Silencing the Message of Repentance in Churches
The word repentance in its various forms and usages appears hundreds of times in scripture. Repentance is the process of correcting wrongs, making restitution for harm done to others through transgression, and abandoning personal sin. Repentance is central to the Plan of Salvation because without it, the atoning sacrifice of Jesus Christ cannot be applied as a healing and cleansing agent. Because man has moral agency to choose good or evil, even God Himself cannot save man without gaining man’s permission. Repentance is the recognition of responsibility for sin as well as the plea for Divine help.
Fewer and fewer churches are including Biblical calls to repentance in their general messages. Many justify this softer stance on the basis that “repentance means different things to different people.” Others such as some Congregationalists and the Unitarian Universalists, are consciously appealing to groups such as cohabitating adults and homosexuals, whose personal choices are in conflict with Biblical Commandments. Repentance presupposes baptism, and though baptism is a symbolic ritual, without a doctrine of repentance guiding the seeker, entry into a Christian church becomes little more than membership in a do-gooders club.
Remorse is hard to bear. The suffering of one recounting and correcting his wrongdoings pricks our own consciences, reminding us that sin has a heavy cost. But more than that, the idea of having to suffer repentance, remorse, and godly sorrow in order to be actualized as a Christian, is a turnoff to casual churchgoers and clerics seeking quick fixes to rebuild flagging congregations. Many churches are inadvertently redefining themselves as social service organizations rather than places of worship, where the Word of God is taught and high standards of conduct are expected. The goal of some mental health counselors is to help their clients feel more at home with their moral shortcomings, thus blaming the psychological pain that comes from living a perverse and destructive lifestyle, on extrinsic factors such as “social stigma,” or “discrimination.” Churches, not unlike politically correct therapists, are failing to give firm directives for personal change to those who come to them seeking a better way. Repentance, however, is essential to happiness in this life and the next.
Truman G. Madsen, in his essay, “Human Anguish and Divine Love” uses the following analogy which can be applied the role of Jesus Christ as Savior and the nature and purpose of repentance:
Imagine , for a moment, what it might be like to have a close, intimate friend who is sworn to stand by you and protect you, and maybe even die for you. Suppose he is a native of a foreign country and has never heard of modern surgery.
If he were ushered into a room where you were undergoing an appendectomy, saw the doctors and nurses cutting away and the evidences of blood and pain, he would likely jump to three conclusions:
- That these persons were trying to torture you, perhaps take your life.
- That all this was against your will.
- That the highest service he could render you would be to pull them off.
But, you see, he would not only be mistaken: his assumptions would, in fact, be the exact opposite of the truth. These highly-trained persons are intent on helping you. Truly, they could spare you the pain of the operation, but only at the cost of your life.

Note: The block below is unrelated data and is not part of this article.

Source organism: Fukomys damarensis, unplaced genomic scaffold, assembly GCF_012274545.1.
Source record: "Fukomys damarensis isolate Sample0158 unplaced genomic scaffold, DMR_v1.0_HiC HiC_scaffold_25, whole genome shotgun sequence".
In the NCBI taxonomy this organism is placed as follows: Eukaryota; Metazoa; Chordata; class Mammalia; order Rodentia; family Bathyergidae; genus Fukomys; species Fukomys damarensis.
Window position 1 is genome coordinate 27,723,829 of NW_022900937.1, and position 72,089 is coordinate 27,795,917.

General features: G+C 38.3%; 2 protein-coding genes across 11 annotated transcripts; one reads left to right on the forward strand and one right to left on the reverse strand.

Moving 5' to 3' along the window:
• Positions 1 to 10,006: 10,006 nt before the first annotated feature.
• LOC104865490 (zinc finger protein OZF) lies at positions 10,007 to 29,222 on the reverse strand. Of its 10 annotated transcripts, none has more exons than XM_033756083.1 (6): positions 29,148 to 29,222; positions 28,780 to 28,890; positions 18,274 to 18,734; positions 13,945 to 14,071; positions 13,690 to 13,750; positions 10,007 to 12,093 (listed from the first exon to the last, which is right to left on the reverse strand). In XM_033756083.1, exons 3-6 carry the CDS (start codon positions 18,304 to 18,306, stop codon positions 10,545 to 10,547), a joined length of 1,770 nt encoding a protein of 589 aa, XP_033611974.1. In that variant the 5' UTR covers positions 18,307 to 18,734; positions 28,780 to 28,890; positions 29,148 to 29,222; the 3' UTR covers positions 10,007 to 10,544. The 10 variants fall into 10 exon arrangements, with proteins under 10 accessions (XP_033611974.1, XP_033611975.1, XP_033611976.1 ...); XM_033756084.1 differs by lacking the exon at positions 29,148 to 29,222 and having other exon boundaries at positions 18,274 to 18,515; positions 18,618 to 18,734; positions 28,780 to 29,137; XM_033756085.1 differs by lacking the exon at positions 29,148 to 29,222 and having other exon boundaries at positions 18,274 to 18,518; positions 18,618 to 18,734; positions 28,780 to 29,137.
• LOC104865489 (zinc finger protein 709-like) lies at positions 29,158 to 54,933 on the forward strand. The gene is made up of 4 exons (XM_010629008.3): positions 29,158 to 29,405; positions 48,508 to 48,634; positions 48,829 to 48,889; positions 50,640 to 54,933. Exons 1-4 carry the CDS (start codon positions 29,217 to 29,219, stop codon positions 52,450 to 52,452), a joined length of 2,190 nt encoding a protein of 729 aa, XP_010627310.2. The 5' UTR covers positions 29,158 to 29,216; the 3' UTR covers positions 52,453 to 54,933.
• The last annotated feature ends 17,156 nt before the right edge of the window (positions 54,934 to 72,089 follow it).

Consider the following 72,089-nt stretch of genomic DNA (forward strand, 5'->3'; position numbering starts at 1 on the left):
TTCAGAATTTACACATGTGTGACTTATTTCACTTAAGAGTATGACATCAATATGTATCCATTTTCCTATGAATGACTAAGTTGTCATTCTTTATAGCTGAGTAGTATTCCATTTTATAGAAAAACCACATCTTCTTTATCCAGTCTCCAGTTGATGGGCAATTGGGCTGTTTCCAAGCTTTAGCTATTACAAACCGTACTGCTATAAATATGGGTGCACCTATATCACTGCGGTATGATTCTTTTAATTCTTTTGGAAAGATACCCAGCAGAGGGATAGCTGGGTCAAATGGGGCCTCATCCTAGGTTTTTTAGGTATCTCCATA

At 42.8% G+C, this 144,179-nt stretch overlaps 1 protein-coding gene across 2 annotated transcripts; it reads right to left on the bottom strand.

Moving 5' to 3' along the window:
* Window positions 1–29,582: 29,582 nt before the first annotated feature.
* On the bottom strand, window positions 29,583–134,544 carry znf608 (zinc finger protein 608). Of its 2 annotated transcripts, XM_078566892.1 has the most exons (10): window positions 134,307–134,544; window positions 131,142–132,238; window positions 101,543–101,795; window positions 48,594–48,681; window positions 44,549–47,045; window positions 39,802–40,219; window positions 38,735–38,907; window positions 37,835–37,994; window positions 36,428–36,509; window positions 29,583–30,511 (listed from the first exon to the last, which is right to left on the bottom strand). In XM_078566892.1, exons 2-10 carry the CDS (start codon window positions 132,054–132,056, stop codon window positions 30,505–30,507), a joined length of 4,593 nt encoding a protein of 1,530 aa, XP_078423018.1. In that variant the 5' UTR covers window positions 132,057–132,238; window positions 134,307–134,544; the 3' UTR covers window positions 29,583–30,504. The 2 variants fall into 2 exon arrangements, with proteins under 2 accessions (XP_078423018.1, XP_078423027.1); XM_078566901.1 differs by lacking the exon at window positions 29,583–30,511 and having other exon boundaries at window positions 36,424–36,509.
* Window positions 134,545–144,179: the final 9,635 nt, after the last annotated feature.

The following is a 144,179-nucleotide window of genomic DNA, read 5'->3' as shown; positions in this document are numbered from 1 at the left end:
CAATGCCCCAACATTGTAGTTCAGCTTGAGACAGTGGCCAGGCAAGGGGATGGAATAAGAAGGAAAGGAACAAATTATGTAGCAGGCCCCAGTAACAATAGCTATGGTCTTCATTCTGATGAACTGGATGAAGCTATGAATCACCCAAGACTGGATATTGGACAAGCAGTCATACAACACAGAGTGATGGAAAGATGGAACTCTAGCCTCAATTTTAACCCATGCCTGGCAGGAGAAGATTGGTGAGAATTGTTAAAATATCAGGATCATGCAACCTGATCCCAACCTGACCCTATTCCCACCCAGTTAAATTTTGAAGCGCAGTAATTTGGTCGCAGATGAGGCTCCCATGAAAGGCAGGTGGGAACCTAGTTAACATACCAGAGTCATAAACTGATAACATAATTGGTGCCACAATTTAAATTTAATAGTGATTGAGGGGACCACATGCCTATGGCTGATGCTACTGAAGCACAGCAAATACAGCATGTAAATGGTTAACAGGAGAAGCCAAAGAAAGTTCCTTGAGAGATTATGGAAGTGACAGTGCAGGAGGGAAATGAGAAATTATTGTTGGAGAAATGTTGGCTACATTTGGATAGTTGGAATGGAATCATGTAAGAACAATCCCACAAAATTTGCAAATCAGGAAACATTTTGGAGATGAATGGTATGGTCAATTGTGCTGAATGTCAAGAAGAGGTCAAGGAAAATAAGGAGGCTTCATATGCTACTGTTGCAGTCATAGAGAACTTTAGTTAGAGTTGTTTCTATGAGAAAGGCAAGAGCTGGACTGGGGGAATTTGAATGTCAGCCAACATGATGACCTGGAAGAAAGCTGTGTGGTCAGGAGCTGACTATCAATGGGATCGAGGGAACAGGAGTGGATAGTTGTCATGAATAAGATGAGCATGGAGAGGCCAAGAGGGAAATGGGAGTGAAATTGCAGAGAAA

Those churches softening their stances on sin, and making the Commandments optional according to the tastes of their congregants, are withholding that frightening, painful surgery so awful to witness, but the only means to save our eternal lives.
Wickedness never was happiness, and if unchecked and corrected through the repentance process, will lead to a spiritual death.
Truly Christ-like qualities can’t be faked. The person enamored and happily engaged in sin is a poor pretender to the perfected character of Jesus Christ. Traits such as charity, hope, and faith are earned through daily conscientious attempts to be charitable, have hope in good things, and placing one’s faith not in what the world says is acceptable, but in the Divine will and word of God. The virtues of compassion and kindness are rarely found in those who fail to repent of on-going, soul-cankering sin. The sins of our day; homosexuality and other sexual perversions, fornication, abortion, pornography, substance abuse, infidelity, physical and emotional cruelty, dishonesty, theft, cheating, aggression and violence upon the innocent, disrespect, hate in its many forms, ingratitude, egoism, etc. when couched in politically correct terminology are often accepted and touted as harmless life choices. But wickedness in any form, if not corrected, will stifle the progression of its perpetrators.
Virtuous living, in adherence with the Biblical principles set forth in the Ten Commandments, results in a deep sense of emotional security. Emotional security, reassurance, and self-worth fill people with the sincere desire to give of their time and substance, reach out to the sick and afflicted, the poor and the imprisoned, and go fearlessly into the world to preach the Good News of the Gospel of Jesus Christ.
The authority of religion does not come from a title, it comes only from fidelity to the principles of righteousness established by God. Those faiths with firm scriptural doctrines and unwavering moral values are growing, while others shrink. One key pillar of the Gospel of Jesus Christ is to take the Word of God into all the world. Only those who actually believe and live the Word of Jesus Christ have credibility as His disciples. Any church which chooses to silence its message of real repentance stands for little, and probably won’t stand for long.